Discover Singapore’s Colonial Houses and Their History
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Discover Singapore’s Colonial Houses and Their History 

The colonial houses of Singapore stand tall as living relics, reminding us that in this country, history and elegance coexist in perfect harmony. 

So embark on a journey with me through the captivating world of Singapore’s colonial houses. We’ll take a close look at their significant history and what makes them so timelessly charming.

Why is it called a colonial house in Singapore?

A “colonial house” in Singapore refers to a specific architectural style that emerged during the colonial period when Singapore was under British rule. 

It’s a term used to differentiate structures from other architectural styles found in Singapore, such as traditional Malay houses or Chinese shophouses. 

— From kh_streetphotography

The actual construction of colonial houses involved the collaborative efforts of both British professionals and local workers. The result is a blend of British architectural styles and local craftsmanship.

What is the history of colonial houses in Singapore?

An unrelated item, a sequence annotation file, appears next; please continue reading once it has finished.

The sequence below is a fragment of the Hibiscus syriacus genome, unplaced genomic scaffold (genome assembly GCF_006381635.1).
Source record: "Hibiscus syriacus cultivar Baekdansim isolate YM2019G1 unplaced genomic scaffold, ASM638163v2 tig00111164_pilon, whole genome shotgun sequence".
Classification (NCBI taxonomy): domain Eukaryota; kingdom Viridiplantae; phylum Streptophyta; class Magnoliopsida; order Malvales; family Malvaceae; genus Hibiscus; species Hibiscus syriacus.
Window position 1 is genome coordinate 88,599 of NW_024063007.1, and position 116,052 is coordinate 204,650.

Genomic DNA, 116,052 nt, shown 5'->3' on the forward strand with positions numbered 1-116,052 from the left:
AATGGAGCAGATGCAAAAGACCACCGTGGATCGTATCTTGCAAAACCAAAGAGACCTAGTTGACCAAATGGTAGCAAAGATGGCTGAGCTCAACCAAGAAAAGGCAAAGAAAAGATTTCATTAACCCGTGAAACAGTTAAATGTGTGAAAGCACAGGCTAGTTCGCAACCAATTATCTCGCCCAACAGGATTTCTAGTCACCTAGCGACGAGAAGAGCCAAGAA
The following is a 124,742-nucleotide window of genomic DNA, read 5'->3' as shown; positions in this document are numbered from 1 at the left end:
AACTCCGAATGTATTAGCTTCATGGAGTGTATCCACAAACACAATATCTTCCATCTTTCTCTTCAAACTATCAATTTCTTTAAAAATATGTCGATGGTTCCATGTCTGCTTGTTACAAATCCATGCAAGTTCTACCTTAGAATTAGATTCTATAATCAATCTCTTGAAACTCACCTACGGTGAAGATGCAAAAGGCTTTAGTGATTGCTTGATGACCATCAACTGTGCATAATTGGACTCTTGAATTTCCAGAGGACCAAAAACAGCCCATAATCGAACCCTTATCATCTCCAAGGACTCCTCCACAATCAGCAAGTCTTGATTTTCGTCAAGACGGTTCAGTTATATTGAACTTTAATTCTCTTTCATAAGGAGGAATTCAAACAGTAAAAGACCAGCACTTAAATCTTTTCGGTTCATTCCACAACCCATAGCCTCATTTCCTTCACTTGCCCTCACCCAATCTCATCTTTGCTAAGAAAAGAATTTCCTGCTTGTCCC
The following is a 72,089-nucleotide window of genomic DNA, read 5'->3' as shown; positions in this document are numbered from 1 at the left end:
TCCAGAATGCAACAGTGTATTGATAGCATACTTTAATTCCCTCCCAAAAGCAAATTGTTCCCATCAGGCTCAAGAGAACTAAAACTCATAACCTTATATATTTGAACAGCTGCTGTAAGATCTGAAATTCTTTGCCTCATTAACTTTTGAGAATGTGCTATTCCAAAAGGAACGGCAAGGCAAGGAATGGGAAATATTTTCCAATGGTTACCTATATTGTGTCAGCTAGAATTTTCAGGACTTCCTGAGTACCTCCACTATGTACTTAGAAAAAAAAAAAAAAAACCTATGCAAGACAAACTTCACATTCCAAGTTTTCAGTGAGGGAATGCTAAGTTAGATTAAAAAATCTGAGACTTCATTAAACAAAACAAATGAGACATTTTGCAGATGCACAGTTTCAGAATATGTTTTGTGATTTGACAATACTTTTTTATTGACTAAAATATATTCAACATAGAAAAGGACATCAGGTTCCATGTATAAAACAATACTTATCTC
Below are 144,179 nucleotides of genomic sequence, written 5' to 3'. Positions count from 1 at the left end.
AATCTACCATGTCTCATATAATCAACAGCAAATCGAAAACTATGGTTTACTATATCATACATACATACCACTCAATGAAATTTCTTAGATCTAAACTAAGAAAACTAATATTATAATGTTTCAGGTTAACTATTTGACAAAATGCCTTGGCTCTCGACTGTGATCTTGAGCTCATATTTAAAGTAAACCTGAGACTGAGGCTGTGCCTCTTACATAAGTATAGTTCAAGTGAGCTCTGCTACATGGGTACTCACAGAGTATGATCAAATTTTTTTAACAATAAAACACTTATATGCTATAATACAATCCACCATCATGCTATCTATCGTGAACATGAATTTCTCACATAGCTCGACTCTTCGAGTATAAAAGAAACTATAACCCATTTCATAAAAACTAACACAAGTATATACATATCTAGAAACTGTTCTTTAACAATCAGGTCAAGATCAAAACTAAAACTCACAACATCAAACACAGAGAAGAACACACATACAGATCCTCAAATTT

The history of colonial houses in Singapore dates back to the establishment of a British trading post on the island in 1819 by Sir Stamford Raffles. This was when the British Empire’s influence extended to various parts of the world. 

— From jasonpomeroy_arch

Following this, Singapore became an important port and strategic outpost for the British Empire in Southeast Asia.

These houses were constructed principally using architectural styles prevalent in Britain at the time while adapting them to suit the local climate and cultural context. They were also strategically located near military bases and administrative centres. 

The houses were designed to provide a comfortable and spacious living environment, reflecting the status and hierarchical structure of British colonial society.

But it’s also important to note that their architectural styles and construction materials could vary, influenced by different periods and architectural trends.

Who built the colonial houses in Singapore?

— From capellasingapore

The colonial houses in Singapore were primarily built by a combination of British architects, engineers, and local craftsmen and builders. 

However, the British colonial government, through various departments like the Public Works Department (PWD), played a significant role in overseeing the construction of these houses.

The PWD, in particular, was responsible for designing and constructing many of the colonial buildings in Singapore during the colonial period. They introduced standardised designs and architectural plans.

Colonial government-employed British architects and engineers provided expertise and guidance in designing and supervising the construction of these houses. 

Local craftsmen and builders played an essential role in translating the architectural plans into reality. 

When were colonial houses built in Singapore?

— From littlebeginningsofficial